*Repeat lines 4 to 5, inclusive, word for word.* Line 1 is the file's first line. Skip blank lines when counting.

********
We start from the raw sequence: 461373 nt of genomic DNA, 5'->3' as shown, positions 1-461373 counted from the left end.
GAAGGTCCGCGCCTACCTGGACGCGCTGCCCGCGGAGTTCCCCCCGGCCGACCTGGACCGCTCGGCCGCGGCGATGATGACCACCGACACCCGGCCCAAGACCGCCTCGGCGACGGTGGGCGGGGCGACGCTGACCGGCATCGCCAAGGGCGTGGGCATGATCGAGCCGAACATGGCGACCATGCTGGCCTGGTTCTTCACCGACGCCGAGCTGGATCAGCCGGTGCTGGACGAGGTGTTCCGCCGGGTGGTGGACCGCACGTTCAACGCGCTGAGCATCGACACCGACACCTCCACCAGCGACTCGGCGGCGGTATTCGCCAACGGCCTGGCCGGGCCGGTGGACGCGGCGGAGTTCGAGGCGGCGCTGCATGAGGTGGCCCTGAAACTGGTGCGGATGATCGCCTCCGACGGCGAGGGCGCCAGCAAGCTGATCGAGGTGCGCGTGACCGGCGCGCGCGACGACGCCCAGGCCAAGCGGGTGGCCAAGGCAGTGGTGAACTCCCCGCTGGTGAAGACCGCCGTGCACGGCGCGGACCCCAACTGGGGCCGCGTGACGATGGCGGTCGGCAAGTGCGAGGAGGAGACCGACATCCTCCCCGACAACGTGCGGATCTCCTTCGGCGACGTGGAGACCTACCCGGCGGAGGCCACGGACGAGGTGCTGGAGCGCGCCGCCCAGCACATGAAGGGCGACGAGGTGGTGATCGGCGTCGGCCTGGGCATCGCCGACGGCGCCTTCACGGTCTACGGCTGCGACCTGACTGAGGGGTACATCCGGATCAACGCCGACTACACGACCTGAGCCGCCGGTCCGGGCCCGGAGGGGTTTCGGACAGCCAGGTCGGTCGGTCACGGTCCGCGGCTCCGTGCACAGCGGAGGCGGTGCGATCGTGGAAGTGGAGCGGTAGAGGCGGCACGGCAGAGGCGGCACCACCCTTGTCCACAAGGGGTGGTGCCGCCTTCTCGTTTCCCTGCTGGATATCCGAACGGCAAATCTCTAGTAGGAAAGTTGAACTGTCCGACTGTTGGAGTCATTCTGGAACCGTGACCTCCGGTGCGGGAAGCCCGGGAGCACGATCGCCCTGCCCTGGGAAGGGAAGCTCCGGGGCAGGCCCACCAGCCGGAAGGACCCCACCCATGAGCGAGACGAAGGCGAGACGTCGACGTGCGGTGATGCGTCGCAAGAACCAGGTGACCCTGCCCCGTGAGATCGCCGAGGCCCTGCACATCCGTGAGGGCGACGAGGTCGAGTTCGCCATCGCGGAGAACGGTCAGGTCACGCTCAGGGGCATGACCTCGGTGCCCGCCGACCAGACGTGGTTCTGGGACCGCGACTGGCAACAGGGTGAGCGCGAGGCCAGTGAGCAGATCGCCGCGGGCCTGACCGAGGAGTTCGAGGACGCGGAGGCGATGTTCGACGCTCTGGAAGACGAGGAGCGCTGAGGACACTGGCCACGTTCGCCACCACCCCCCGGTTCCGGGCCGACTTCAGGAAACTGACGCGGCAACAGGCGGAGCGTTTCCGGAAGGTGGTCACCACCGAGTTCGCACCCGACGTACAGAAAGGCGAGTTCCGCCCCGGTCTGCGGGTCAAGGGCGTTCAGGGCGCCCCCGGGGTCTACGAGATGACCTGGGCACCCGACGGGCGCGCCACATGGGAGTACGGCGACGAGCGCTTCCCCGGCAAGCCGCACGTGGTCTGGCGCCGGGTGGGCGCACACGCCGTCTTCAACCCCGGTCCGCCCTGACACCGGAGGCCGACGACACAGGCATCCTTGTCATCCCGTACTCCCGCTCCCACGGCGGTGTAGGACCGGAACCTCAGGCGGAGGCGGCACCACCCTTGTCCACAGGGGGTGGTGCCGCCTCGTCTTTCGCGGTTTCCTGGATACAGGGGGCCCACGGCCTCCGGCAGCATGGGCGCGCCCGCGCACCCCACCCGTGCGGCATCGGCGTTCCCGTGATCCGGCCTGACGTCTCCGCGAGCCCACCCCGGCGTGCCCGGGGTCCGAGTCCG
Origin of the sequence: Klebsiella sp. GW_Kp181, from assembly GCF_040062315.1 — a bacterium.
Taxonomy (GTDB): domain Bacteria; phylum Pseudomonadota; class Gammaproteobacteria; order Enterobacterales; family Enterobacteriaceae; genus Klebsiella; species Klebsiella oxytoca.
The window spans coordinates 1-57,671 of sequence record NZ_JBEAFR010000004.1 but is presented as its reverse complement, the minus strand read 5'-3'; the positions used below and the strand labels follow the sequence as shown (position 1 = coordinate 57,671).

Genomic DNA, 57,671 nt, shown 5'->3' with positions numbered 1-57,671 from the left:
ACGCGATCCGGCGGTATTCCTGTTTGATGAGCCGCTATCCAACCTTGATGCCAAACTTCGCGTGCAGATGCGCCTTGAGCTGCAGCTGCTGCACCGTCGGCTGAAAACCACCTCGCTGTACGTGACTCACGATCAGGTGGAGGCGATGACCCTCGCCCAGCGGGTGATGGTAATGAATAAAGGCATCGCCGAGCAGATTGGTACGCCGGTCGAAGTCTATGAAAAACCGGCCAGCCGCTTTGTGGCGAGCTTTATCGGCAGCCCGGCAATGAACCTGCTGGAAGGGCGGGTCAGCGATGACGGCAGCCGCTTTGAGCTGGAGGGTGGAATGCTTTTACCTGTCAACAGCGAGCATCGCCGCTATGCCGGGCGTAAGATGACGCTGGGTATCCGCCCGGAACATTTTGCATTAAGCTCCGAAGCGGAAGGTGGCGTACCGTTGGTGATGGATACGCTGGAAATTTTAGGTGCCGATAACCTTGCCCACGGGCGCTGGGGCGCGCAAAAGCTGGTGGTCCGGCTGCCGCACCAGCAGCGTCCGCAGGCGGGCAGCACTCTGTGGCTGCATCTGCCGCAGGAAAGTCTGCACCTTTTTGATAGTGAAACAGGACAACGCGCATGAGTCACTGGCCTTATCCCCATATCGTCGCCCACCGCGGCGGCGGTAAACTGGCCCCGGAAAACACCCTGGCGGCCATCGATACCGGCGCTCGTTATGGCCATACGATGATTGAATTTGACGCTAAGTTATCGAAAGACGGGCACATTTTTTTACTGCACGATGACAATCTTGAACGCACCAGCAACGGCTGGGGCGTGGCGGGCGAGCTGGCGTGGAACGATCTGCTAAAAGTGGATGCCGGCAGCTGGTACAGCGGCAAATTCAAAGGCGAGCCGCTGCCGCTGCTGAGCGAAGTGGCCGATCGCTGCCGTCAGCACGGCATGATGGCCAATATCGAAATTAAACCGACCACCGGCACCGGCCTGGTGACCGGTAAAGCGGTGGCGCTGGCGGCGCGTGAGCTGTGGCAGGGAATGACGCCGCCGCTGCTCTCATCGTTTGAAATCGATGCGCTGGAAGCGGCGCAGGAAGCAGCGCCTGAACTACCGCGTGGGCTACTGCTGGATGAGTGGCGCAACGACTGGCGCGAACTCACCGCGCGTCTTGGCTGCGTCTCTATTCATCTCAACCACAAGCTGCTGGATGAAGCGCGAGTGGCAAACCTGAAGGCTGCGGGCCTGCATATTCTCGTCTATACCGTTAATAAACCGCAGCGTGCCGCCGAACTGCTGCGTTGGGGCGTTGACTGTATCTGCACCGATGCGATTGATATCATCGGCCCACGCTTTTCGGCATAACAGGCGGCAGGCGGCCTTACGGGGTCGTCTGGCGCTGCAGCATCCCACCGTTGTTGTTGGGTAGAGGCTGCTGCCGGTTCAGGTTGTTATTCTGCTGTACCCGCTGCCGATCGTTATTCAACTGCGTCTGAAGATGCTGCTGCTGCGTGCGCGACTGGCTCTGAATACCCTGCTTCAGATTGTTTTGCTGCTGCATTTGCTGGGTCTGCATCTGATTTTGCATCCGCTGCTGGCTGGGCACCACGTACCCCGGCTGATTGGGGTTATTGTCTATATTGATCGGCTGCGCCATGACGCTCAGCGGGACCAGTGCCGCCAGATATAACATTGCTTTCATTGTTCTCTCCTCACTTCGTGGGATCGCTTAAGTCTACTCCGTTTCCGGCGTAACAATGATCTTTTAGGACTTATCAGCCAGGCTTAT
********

Taxonomy (GTDB): domain Bacteria; phylum Pseudomonadota; class Gammaproteobacteria; order Enterobacterales; family Enterobacteriaceae; genus Klebsiella; species Klebsiella oxytoca.
The window spans coordinates 1-57,671 of sequence record NZ_JBEAFR010000004.1 but is presented as its reverse complement, the minus strand read 5'-3'; the positions used below and the strand labels follow the sequence as shown (position 1 = coordinate 57,671).